First, irreparable harm. "[A]ny time a State is enjoined by a court from effectuating statutes enacted by representatives of its people, it suffers a form of irreparable injury." Maryland v. King , 567 U.S. 1301, 133 S. Ct. 1, 3, 183 L.Ed.2d 667 (2012) (quoting New Motor Vehicle Bd. of Cal. v. Orrin W. Fox Co. , 434 U.S. 1345, 1351, 98 S.Ct. 359, 54 L.Ed.2d 439 (1977) (Rehnquist, J., in chambers)). So "[u]nless the statute is unconstitutional, enjoining a ‘State from conducting [its] elections pursuant to a statute enacted by the Legislature ... would seriously and irreparably harm [the State].’ " Thompson , 959 F.3d at 812 (quoting Abbott v. Perez , ––– U.S. ––––, 138 S. Ct. 2305, 2324, 201 L.Ed.2d 714 (2018) ). Because we've already found that Ohio is likely to prevail on the merits here, it would cause the State irreparable harm if we blocked it from enforcing its constitutional ballot access laws.

Next, the balance of the equities. "When analyzing the balance of equities, ‘[the Supreme] Court has repeatedly emphasized that lower federal courts should ordinarily not alter the election rules on the eve of an election.’ " Kishore , 972 F.3d at 751 (quoting Republican Nat'l Comm. v. Democratic Nat'l Comm. , ––– U.S. ––––, 140 S. Ct. 1205, 1207, 206 L.Ed.2d 452 (2020) (per curiam)). Ohio will soon print ballots for overseas and military voting. Ohio Rev. Code Ann. § 3509.01(B)(1). Because "federal courts are not supposed to change state election rules as elections approach," this factor also favors Ohio. Thompson , 959 F.3d at 813.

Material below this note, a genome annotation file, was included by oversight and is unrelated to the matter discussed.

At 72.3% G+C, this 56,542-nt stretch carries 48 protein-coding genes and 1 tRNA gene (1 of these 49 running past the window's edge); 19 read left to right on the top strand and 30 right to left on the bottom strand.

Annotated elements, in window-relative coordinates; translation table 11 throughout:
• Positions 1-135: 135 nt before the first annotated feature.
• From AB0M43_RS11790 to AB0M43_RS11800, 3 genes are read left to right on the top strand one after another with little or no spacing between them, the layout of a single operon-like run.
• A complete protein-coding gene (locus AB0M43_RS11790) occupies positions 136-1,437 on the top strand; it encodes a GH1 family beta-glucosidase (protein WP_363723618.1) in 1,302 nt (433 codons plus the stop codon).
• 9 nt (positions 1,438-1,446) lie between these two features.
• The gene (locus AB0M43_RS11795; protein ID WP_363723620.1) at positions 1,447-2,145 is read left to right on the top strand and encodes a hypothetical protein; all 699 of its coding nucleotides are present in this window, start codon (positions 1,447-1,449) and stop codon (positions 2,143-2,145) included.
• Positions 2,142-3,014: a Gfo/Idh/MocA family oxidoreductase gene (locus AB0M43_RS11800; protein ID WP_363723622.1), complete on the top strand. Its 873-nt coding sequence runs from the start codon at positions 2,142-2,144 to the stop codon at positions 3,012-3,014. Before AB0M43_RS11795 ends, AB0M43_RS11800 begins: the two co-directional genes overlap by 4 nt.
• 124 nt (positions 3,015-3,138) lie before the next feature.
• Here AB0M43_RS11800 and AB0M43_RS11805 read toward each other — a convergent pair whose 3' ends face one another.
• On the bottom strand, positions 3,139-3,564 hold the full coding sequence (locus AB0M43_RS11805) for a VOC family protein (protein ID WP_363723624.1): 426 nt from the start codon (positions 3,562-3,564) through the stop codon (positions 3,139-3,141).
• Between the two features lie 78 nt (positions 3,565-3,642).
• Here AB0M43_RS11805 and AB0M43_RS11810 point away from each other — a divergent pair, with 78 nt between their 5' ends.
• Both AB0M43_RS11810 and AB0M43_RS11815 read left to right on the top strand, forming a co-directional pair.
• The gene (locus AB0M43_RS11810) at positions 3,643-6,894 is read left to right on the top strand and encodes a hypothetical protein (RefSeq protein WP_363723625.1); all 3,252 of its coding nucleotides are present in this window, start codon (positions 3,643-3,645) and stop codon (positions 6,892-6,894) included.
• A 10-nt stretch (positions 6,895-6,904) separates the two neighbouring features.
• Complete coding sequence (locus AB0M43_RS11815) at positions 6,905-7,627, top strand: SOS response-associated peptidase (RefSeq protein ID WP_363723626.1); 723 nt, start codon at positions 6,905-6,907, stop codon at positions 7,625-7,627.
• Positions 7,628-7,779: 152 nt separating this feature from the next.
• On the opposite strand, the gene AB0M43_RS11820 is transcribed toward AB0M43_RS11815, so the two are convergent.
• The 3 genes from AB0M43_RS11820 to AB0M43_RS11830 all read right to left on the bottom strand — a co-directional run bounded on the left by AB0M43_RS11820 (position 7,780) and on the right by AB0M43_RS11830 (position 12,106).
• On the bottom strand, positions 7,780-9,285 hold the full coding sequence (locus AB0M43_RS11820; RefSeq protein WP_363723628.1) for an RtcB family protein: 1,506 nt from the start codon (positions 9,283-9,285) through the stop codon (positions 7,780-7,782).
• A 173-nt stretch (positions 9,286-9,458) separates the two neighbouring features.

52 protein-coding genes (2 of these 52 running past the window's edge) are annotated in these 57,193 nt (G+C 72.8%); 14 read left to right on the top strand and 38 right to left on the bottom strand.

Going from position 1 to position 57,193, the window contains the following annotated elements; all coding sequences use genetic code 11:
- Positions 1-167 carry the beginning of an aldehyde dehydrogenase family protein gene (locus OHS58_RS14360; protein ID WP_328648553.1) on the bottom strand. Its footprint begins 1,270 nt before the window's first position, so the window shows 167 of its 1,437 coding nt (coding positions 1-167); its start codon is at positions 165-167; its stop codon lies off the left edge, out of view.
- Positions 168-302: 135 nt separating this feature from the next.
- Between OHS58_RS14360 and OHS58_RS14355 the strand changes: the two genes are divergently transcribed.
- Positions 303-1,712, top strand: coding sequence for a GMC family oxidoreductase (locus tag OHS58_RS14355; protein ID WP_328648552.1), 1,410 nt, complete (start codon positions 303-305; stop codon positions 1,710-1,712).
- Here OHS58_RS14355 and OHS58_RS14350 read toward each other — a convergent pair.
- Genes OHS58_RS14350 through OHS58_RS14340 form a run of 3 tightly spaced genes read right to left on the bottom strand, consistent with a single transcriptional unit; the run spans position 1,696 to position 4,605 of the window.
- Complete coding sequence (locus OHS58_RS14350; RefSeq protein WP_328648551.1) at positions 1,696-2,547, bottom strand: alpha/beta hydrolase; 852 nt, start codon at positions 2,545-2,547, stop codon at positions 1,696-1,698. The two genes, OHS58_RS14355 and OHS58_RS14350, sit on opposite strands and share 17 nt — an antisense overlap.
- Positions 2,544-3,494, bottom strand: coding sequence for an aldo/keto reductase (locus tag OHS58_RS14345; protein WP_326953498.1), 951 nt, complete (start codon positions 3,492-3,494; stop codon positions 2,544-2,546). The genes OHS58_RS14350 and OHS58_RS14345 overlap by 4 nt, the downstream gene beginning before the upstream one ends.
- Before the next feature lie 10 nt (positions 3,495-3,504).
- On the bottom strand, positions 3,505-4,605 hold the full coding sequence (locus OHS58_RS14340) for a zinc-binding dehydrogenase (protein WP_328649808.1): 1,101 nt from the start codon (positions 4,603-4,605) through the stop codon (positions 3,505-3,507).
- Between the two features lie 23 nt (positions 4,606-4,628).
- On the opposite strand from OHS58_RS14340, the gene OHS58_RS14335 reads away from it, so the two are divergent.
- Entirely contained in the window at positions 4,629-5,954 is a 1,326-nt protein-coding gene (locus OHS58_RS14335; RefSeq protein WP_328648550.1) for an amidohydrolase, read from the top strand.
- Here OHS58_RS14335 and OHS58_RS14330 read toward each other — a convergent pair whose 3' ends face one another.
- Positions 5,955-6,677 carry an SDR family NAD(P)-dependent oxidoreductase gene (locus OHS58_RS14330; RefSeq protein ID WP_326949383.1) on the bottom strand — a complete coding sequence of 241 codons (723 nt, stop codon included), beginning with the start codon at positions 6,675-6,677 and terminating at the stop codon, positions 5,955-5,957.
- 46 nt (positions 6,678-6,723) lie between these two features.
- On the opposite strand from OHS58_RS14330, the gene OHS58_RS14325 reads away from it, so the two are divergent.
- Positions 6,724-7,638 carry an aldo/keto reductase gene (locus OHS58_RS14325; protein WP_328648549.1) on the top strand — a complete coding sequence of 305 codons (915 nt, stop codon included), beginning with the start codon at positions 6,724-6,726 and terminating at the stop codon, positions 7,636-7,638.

Finally, the public interest. It's in the public interest that we give effect to the will of the people "by enforcing the laws they and their representatives enact." Id. at 812. So all four preliminary injunction factors favor Ohio. III.

Finally, we note that the Federal Constitution gives states, not federal courts, "the ability to choose among many permissible options when designing elections." Id. We don't "lightly tamper" with that authority. Id. Instead, the power to adapt or modify state law to changing conditions—especially during a pandemic—rests with state officials and the citizens of the state.

So while federal courts can sometimes enjoin unconstitutional state laws, we can't engage in "a plenary re-writing of the State's ballot-access provisions." Esshaki , 813 F. App'x at 172. Instead, "[t]he Constitution grants States broad power to prescribe the ‘Times, Places and Manner of holding Elections for Senators and Representatives,’ which power is matched by state control over the election process for state offices." Clingman v. Beaver , 544 U.S. 581, 586, 125 S.Ct. 2029, 161 L.Ed.2d 920 (2005) (citations omitted).